Viral control of bacterial growth efficiency in marine pelagic environments
Limnol. Oceanogr., 54(6), 2009, 1901-1910 | DOI: 10.4319/lo.2009.54.6.1901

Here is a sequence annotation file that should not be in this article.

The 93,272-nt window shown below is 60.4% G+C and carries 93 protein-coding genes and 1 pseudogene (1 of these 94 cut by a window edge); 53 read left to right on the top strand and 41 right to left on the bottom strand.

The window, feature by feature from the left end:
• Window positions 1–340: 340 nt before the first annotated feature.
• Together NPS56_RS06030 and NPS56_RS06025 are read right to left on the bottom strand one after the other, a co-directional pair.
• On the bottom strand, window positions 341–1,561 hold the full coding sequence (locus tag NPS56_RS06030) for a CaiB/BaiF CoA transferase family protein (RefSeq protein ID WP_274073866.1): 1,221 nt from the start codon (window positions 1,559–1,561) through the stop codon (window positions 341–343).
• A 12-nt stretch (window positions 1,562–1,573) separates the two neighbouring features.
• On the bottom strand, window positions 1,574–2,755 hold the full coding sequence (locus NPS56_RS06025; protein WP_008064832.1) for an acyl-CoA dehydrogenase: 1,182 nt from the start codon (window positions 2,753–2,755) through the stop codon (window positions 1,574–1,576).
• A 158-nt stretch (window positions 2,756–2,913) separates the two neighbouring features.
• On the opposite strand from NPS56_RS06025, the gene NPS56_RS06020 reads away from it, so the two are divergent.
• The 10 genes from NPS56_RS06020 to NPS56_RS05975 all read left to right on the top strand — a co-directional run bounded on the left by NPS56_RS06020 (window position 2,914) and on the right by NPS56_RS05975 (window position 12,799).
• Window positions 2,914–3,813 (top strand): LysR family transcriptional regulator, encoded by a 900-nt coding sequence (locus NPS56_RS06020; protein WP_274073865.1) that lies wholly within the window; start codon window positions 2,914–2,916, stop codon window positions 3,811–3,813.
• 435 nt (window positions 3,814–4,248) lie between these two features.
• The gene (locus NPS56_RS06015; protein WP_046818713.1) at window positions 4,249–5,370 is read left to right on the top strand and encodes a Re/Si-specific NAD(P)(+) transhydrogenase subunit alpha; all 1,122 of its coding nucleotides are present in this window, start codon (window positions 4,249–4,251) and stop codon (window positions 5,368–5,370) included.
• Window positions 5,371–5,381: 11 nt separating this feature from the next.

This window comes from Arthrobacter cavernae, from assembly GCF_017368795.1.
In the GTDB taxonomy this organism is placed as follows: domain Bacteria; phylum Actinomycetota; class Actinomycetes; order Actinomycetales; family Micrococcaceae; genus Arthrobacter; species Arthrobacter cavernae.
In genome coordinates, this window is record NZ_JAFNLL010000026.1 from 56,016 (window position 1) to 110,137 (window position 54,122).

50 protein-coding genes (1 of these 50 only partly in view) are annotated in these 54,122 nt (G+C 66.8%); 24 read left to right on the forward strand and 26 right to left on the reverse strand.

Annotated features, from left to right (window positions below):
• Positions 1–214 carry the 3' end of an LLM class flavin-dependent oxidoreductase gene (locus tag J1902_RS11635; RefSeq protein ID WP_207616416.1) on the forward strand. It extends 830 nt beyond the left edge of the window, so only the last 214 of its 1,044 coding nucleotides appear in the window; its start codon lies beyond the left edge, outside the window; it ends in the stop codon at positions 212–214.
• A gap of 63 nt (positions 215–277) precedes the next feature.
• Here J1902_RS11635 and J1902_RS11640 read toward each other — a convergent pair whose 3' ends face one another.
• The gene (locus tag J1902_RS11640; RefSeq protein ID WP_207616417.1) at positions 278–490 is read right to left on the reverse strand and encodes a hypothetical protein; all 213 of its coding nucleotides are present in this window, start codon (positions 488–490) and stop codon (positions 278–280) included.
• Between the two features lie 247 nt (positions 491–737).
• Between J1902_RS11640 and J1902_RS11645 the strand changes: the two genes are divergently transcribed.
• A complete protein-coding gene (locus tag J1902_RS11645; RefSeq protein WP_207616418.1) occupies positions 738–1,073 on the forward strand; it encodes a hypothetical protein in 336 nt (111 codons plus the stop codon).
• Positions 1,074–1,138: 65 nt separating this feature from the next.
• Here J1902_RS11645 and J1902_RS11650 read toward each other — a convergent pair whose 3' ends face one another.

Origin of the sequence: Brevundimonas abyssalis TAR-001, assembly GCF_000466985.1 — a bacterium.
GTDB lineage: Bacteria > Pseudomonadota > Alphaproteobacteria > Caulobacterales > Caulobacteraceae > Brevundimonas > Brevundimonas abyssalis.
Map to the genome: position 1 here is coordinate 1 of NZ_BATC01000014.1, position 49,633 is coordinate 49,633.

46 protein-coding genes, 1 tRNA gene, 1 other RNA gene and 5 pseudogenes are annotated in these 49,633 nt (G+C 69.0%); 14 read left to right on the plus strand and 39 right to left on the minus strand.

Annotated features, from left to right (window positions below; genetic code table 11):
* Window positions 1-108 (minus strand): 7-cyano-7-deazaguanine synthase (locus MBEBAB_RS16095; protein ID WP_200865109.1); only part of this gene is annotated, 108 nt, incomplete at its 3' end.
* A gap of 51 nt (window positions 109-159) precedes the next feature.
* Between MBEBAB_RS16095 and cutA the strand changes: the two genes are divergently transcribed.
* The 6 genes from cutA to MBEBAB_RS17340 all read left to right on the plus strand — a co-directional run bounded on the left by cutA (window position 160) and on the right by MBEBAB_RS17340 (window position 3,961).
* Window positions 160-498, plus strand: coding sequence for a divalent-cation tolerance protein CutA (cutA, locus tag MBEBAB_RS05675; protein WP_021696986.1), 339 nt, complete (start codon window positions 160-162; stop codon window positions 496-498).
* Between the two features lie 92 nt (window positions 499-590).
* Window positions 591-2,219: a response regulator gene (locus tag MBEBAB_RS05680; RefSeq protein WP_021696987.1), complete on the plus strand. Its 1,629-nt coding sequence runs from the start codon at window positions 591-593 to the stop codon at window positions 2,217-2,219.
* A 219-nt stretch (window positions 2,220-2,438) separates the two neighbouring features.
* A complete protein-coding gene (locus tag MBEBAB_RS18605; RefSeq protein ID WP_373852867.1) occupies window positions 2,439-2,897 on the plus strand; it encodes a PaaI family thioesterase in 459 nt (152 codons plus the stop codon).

ABSTRACT: We tested the hypothesis that viruses can control bacterial growth efficiency (BGE) in marine pelagic environments. In the Bay of Villefranche, Northwestern Mediterranean, three experiments were conducted on different months to determine bacterial and viral variables in seawater cultures. In December, phosphorus (P) addition enhanced bacterial growth 6-9-fold with concomitant increase in viral production (4-15-fold), but little enhancement of bacterial respiration (BR). In other months, P enrichment increased BR 2-6-fold and viral production 2-5-fold, but did not increase in bacterial abundance (Aug, Feb) or growth (Feb). BGE depended on the fraction of bacterial production destroyed by viruses (shunting efficiency, v; i.e., when v was low, nutrient enrichment enhanced BGE, whereas when v was high, nutrient enrichment mainly led to low BGE). Viral production and bacterial production and respiration in the Western North Pacific and other data from the literature showed that BGE was negatively correlated with shunting efficiency. Predictions from a carbon flow model were consistent with the above results showing that decreased BGE over a broad range of values (from 0.7 to 0.001) could be largely explained by viral-induced conversion of bacterial biomass to dissolved organic carbon. Viruses exert the major influence on patterns in carbon fluxes mediated by bacteria in marine pelagic environments.